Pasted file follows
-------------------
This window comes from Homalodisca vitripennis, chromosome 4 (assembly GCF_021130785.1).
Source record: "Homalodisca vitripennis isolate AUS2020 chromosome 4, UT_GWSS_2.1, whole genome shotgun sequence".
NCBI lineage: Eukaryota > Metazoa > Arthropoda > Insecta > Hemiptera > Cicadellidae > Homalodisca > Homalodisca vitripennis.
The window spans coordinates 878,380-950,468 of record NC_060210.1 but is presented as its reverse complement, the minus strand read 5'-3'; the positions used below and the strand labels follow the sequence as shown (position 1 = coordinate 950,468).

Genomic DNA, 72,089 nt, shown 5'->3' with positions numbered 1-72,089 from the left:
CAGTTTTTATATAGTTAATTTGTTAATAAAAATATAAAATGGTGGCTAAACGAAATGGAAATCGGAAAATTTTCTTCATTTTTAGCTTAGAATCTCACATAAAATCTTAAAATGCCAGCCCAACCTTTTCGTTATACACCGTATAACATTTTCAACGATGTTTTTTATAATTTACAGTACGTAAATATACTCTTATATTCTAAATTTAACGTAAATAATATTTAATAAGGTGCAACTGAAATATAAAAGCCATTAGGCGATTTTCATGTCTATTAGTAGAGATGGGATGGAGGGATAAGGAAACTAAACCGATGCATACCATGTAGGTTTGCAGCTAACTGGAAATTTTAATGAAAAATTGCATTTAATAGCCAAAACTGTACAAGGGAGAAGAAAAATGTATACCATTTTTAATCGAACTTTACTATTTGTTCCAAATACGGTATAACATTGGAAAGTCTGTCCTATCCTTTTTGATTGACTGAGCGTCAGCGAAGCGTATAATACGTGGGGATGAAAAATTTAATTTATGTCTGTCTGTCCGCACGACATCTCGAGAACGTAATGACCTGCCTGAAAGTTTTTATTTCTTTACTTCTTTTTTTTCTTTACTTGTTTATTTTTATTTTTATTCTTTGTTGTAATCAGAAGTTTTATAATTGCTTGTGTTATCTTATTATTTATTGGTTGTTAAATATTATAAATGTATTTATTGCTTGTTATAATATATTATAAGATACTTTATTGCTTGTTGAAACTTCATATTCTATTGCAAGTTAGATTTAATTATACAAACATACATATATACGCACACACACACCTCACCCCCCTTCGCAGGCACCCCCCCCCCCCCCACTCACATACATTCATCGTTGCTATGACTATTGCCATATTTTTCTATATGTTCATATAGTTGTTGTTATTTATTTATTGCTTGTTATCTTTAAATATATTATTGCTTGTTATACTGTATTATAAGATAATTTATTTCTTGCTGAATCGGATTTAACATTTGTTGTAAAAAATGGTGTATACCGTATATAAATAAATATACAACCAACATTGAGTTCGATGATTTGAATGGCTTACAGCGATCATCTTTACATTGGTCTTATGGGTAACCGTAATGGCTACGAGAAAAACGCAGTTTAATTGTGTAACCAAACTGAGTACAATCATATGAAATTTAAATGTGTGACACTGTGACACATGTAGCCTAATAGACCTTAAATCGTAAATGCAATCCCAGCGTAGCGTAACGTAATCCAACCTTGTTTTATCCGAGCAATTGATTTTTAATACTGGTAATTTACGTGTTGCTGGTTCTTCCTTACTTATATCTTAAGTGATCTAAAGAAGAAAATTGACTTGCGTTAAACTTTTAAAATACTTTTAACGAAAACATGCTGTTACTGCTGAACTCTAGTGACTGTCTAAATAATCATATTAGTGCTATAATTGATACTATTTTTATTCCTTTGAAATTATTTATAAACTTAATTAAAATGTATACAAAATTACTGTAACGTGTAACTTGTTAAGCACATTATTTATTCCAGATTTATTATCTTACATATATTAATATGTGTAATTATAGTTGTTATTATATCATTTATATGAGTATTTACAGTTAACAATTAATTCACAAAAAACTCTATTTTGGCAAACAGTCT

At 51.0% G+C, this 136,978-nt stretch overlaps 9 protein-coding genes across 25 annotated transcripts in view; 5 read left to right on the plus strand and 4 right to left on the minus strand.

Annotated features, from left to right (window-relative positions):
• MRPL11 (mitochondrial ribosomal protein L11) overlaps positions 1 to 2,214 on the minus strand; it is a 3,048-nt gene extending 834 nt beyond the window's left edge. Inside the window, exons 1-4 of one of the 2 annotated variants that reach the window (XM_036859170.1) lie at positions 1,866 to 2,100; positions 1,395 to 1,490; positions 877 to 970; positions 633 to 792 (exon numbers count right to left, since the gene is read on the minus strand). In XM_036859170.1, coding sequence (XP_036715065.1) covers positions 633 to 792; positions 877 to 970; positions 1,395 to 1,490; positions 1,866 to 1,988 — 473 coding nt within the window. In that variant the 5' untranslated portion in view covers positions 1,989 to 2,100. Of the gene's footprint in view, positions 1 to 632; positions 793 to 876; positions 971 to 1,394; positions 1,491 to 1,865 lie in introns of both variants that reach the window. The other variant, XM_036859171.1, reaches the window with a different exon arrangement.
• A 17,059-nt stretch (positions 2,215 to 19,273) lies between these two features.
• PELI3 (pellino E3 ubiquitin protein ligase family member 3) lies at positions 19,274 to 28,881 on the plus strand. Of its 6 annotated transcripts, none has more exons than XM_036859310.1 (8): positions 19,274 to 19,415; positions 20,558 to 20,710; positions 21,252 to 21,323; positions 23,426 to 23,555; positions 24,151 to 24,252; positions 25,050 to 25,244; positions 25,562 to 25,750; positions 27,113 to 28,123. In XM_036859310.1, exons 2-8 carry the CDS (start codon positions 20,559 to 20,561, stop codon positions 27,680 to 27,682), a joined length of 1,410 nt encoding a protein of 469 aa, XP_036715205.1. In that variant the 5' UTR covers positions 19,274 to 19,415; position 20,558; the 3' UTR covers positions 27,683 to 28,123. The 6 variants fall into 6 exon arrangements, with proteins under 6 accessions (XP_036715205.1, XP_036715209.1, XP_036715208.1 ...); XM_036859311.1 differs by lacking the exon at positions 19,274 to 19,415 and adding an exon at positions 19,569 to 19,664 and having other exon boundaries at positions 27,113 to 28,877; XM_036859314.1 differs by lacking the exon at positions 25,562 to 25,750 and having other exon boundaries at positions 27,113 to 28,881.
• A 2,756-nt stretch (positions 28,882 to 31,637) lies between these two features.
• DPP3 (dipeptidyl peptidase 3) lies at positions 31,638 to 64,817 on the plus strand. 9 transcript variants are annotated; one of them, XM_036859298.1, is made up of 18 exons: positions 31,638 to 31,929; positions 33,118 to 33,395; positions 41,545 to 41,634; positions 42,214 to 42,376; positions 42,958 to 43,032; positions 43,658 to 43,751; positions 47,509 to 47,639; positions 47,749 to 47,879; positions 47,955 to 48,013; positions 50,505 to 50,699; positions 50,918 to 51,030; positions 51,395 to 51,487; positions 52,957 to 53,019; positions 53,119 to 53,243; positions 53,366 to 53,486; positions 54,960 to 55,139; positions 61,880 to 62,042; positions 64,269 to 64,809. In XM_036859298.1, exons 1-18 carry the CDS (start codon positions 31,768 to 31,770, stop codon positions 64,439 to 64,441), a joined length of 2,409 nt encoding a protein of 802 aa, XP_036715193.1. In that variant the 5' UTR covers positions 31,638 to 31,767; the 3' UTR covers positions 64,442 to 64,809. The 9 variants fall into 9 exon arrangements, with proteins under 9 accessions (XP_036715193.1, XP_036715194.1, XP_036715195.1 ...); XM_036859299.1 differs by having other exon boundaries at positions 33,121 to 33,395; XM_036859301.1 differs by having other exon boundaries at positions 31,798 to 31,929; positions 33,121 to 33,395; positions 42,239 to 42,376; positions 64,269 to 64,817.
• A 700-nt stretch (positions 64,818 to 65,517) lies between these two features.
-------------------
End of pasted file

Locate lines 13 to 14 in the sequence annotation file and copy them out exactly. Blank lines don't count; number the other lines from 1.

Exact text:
• DPP3 (dipeptidyl peptidase 3) lies at positions 31,638 to 64,817 on the plus strand. 9 transcript variants are annotated; one of them, XM_036859298.1, is made up of 18 exons: positions 31,638 to 31,929; positions 33,118 to 33,395; positions 41,545 to 41,634; positions 42,214 to 42,376; positions 42,958 to 43,032; positions 43,658 to 43,751; positions 47,509 to 47,639; positions 47,749 to 47,879; positions 47,955 to 48,013; positions 50,505 to 50,699; positions 50,918 to 51,030; positions 51,395 to 51,487; positions 52,957 to 53,019; positions 53,119 to 53,243; positions 53,366 to 53,486; positions 54,960 to 55,139; positions 61,880 to 62,042; positions 64,269 to 64,809. In XM_036859298.1, exons 1-18 carry the CDS (start codon positions 31,768 to 31,770, stop codon positions 64,439 to 64,441), a joined length of 2,409 nt encoding a protein of 802 aa, XP_036715193.1. In that variant the 5' UTR covers positions 31,638 to 31,767; the 3' UTR covers positions 64,442 to 64,809. The 9 variants fall into 9 exon arrangements, with proteins under 9 accessions (XP_036715193.1, XP_036715194.1, XP_036715195.1 ...); XM_036859299.1 differs by having other exon boundaries at positions 33,121 to 33,395; XM_036859301.1 differs by having other exon boundaries at positions 31,798 to 31,929; positions 33,121 to 33,395; positions 42,239 to 42,376; positions 64,269 to 64,817.
• A 700-nt stretch (positions 64,818 to 65,517) lies between these two features.